The first real fork in the road when you enroll in Medicare is deciding whether you want “Original Medicare” and a Medigap plan or you want to enroll in a Medicare Advantage plan. Here are a few things you need to consider.
“Original Medicare” is the name commonly given to Medicare Part A and Part B. When you take Original Medicare, you’re probably going to want a Medicare Supplement plan, sometimes called a Medigap plan, to round out your coverage.
A Medicare Advantage plan replaces Original Medicare with coverage from a private insurance company, who probably provides a lot of the same benefits as Original Medicare + a Medigap plan.
Primary Advantages of Medicare Advantage
The main advantage of a Medicare Advantage plan is usually the monthly price. The insurance company is paid a lump sum by the government to manage your Medicare, and they set their own prices. Sometimes they’re even free.
A secondary advantage of an MA plan is that they may offer additional benefits as part of their plan, like dental care or discounts on services like vision care or a health club membership.
Primary Disadvantages of Medicare Advantage
A lot of people choose Medicare Advantage plans, but they aren’t for everyone.
The main disadvantage to choosing an MA plan is that you’re limited to that insurance company’s network of providers. And that network can change year to year. Just because a particular hospital system or doctor is participating in an MA plan this year does not guarantee they will participate in future years.
In Greenville SC, for example, the Greenville Health System (GHS) recently left the network of a popular Humana Medicare Advantage plan. Anyone enrolled in that plan who relied on that medical system for care (and it is the dominant system in the area), was forced to look elsewhere for care.
If that happens to you, you’ll be forced to find new doctors, or try to find a new plan. (You could opt back in to Original Medicare, but you may or may not be able to get a Medigap plan because of medical underwriting. More on that here.)
A secondary disadvantage is that you’ll likely have other out-of-pocket expenses to manage along the way – things like deductibles, co-insurance, and copays for various services. So while you’d save money on the monthly bill, don’t let anyone convince you that an MA plan is free!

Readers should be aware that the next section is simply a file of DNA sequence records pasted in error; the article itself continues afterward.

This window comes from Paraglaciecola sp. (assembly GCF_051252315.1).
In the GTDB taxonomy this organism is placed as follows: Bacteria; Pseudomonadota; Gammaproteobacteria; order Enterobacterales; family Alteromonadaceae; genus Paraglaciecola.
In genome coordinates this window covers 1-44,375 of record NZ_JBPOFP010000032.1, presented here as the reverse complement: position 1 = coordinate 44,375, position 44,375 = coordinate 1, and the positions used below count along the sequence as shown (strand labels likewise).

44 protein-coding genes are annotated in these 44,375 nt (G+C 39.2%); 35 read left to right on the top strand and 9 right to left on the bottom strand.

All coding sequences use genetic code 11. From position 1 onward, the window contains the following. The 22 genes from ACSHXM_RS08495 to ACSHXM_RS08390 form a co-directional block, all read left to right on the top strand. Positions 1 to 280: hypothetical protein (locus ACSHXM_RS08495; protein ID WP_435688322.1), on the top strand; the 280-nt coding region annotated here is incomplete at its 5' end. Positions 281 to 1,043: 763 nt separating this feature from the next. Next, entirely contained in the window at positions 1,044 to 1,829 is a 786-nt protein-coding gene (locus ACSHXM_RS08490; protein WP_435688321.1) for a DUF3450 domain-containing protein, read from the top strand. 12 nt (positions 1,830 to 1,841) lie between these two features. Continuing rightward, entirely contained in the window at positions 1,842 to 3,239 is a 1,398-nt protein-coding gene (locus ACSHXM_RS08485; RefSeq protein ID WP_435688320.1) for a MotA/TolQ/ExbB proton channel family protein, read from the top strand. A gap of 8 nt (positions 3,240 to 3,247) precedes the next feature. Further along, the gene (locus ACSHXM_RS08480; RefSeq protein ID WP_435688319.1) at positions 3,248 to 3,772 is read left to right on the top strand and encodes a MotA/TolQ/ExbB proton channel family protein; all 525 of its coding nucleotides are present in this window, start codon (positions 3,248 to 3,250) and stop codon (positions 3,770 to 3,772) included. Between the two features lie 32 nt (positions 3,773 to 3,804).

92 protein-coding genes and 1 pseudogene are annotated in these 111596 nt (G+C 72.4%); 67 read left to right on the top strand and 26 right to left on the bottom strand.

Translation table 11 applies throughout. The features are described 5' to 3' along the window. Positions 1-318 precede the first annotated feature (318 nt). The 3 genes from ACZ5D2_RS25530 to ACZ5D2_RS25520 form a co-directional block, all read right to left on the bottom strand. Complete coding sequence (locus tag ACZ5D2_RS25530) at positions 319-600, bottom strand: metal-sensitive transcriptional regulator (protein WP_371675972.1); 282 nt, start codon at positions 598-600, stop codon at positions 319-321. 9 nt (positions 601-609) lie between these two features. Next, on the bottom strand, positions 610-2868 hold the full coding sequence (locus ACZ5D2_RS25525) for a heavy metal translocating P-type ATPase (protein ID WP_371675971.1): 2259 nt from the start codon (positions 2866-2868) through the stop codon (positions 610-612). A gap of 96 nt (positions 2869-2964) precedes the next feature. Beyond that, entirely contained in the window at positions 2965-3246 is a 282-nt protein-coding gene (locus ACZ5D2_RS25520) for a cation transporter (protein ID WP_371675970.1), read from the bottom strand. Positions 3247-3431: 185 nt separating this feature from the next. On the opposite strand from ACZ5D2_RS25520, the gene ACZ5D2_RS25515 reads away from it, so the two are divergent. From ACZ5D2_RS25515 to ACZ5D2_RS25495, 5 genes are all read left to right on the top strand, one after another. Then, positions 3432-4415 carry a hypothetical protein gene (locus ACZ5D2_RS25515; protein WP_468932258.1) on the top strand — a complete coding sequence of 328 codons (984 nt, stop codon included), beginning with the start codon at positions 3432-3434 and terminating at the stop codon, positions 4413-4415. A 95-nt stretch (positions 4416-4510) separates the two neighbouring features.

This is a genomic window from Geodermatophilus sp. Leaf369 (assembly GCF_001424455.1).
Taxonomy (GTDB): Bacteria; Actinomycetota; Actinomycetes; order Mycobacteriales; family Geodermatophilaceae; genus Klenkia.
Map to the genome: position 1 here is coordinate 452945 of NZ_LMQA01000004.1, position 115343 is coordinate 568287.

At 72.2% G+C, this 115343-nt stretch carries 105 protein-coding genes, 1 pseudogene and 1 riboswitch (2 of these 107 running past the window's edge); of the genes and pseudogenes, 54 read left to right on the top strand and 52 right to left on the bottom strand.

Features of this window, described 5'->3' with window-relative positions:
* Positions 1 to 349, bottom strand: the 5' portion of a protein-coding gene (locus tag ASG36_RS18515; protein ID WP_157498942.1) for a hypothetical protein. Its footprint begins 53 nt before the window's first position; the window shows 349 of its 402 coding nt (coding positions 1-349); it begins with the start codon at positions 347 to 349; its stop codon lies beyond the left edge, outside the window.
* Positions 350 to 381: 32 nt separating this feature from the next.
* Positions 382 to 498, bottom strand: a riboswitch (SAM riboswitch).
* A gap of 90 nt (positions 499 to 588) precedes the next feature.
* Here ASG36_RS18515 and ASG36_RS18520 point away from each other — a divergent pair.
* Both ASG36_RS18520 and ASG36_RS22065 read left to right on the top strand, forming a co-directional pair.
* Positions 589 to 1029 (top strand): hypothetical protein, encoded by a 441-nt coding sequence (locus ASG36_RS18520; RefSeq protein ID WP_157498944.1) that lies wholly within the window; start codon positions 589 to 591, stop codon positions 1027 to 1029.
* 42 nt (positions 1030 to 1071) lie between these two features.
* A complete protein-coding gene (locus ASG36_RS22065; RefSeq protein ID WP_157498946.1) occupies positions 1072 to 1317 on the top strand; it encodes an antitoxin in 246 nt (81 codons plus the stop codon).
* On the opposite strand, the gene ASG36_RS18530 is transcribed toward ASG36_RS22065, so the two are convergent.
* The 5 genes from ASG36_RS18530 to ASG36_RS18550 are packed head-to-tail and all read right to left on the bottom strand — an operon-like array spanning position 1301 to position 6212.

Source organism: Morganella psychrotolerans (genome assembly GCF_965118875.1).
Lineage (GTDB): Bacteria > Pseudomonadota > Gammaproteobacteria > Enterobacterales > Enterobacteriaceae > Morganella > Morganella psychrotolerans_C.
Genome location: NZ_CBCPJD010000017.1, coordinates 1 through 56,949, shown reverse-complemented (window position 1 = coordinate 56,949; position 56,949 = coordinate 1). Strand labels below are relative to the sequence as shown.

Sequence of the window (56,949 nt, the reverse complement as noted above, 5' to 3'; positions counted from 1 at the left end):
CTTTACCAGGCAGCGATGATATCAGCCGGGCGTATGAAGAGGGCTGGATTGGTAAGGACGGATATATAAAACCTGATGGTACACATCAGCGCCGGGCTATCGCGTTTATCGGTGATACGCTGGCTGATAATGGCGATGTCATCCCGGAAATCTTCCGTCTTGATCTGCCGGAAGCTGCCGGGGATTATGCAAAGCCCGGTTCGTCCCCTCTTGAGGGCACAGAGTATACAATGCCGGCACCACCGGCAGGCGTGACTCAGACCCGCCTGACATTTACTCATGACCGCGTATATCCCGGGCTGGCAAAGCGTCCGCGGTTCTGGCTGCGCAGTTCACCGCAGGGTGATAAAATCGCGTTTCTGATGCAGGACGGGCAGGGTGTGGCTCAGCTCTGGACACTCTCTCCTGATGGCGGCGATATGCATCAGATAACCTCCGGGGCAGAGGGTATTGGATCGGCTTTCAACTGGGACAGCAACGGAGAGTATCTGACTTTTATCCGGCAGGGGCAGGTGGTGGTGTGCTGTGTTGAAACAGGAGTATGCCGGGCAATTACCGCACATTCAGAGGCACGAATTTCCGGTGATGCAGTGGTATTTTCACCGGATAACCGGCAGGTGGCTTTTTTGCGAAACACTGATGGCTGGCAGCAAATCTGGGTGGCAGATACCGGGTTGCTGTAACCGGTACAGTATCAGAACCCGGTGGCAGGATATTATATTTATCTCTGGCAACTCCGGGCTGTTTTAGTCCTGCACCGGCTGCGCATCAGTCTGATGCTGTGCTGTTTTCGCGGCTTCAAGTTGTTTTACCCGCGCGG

Primary Advantage of Medicare Supplement Plans
In our opinion, the primary advantage of taking Original Medicare and a Medigap plan is stability. This is especially true if you enroll in a plan offered by a large, reputable carrier like we recommend. You won’t have to worry about networks and changing doctors because you’ll be able to see any provider who participates in Medicare at all.
You also won’t have to worry about medical underwriting if you choose a Medigap plan when you first enroll in Medicare at age 65. And at the risk of driving home this point too hard, that can be a big deal as you get older.
Lastly, when you choose Plan F or G (as nearly everyone does) you’ll have little to no out-of-pocket expenses at all to worry about.
Primary Disadvantage of Medicare Supplement Plans
By now you’ve probably figured this out. The main disadvantage of Medigap plans, when compared with Medicare Advantage plans, is that the monthly premium is higher.
To sum up, the decision point will likely come down to your preference for low prices (Medicare Advantage) vs stability in networks, etc. (Original Medicare and Medigap plans).
Unless the monthly cost is a major issue, it’s our opinion that you’d be best served by choosing a Medicare Supplement plan with a stable company you can stick with for the long haul. That’s the most conservative approach, but since you basically only get one shot at doing this without medical underwriting, we believe that’s the best way to go.
We’d be happy to help you explore your options in greater detail and help you consider real numbers.